|Barony Saye and Sele|
Quarterly, 1st & 4th: Azure three lions rampant or (for Fiennes); 2nd & 3rd: Argent, a chevron between three moles sable (for Twisleton)
|Creation date||by 24 February 1447|
9 August 1603 
|Peerage||Peerage of England|
|First holder||James Fiennes|
|Present holder||Nathaniel Fiennes, 21st Baron Saye and Sele|
|Heir apparent||Martin Guy Fiennes|
|Remainder to||1st baron's heirs general|
|Motto||Fortem posce animum ("Put forward a stout heart")|
Baron Saye and Sele is a title in the Peerage of England held by the Twisleton-Wykeham-Fiennes family. The title dates to 1447 but it was recreated in 1603. Confusion over the details of the 15th-century title has led to conflicting order for title holders; authorities such as Burke's Peerage and Debrett's Peerage do not agree on whether or not the 1447 creation is still extant.
The Saye (also spelt Say) family is an ancient one. According to the Roman de Rou, a "le sire de Saye" took part in the Norman conquest in 1087, after which they gained prominence and land. The name Saye possibly refers to Sai, Normandy. In the 11th century, a William de Say married Agnes, daughter of Hugh de Grandmesnil, but his connection to the later titleholders is not confirmed.
However, the history of the title has been traced to another William de Saye, who was granted lands by Empress Matilda between 1141-42 and later joined his brother-in-law Geoffrey de Mandeville, 1st Earl of Essex in The Anarchy against King Stephen of England. He was likely killed in the same raid on Burwell Castle that killed Essex.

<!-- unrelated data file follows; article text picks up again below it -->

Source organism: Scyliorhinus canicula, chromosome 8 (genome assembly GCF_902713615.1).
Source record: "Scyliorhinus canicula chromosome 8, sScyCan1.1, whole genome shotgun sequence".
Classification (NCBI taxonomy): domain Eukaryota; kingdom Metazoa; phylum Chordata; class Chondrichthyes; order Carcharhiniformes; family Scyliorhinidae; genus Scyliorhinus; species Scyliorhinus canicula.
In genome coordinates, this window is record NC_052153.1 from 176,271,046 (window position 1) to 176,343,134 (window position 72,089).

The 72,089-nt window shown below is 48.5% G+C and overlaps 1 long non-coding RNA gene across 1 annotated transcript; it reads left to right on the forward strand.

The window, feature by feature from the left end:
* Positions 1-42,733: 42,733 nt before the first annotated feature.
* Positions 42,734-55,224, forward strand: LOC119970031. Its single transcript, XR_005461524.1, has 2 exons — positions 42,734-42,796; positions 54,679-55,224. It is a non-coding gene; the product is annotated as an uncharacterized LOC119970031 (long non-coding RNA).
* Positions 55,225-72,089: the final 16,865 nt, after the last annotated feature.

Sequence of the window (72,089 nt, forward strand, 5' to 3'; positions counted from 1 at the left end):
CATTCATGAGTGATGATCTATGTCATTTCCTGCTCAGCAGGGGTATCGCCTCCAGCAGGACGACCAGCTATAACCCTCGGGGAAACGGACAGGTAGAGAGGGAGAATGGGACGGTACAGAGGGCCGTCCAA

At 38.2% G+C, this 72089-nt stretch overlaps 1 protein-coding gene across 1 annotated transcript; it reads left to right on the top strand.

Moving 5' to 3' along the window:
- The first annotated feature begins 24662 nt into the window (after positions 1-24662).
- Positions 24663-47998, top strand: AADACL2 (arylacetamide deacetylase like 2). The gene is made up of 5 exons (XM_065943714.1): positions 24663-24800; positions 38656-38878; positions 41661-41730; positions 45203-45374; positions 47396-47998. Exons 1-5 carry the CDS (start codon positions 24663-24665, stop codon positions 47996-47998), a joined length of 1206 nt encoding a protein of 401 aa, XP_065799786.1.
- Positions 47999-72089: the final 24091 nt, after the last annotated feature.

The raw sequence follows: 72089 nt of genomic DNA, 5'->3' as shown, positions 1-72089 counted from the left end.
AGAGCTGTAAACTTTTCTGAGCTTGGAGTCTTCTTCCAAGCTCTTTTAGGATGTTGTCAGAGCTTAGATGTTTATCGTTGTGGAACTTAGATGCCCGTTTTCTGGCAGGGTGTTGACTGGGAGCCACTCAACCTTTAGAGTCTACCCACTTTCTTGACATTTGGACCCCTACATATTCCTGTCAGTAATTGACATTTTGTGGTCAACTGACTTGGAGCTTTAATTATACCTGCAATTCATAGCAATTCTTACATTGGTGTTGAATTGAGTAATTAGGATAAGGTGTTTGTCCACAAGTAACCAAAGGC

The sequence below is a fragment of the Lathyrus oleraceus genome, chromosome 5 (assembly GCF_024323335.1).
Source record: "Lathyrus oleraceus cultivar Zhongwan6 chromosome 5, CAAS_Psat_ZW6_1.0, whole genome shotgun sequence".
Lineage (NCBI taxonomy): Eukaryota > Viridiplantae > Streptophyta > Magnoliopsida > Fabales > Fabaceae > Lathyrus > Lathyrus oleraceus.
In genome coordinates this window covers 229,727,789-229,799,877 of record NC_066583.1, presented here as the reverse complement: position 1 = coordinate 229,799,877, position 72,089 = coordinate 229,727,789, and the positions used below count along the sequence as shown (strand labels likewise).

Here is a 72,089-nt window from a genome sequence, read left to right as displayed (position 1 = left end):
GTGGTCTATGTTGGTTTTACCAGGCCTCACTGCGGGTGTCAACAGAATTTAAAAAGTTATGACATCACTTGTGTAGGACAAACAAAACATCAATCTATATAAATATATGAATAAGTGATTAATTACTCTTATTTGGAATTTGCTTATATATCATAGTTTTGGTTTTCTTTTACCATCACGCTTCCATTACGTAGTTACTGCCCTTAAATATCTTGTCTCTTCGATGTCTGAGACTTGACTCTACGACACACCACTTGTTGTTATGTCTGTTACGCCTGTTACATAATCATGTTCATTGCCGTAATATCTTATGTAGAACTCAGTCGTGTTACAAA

William's eldest son, William II de Saye, had two daughters, one of whom, Beatrice, married Geoffrey Fitz Peter, 1st Earl of Essex (of the second creation). Lands held by the de Maminots -- including the Manor of Deptford, known now as Sayes Court -- came to the family through Alice, daughter of Hugh II de Maminot, who married William II de Saye's second son, Geoffrey II de Saye. The Sayes also adopted the Maminot arms, quarterly or and gules. Geoffrey II de Saye filed legal suits against his cousin, the new Earl of Essex, for the lands belonging to the Mandeville family. His son Geoffrey III de Saye, who held the Lordship of West Greenwich inherited from his mother, was one of the 25 feudal barons who stood surety for the Magna Carta in 1215. His son William III de Saye traveled with and fought for Henry III and is recorded as a witness for the Treaty of York in 1237. William IV de Saye fought for Edward I in his conquest of Wales (1277-1283).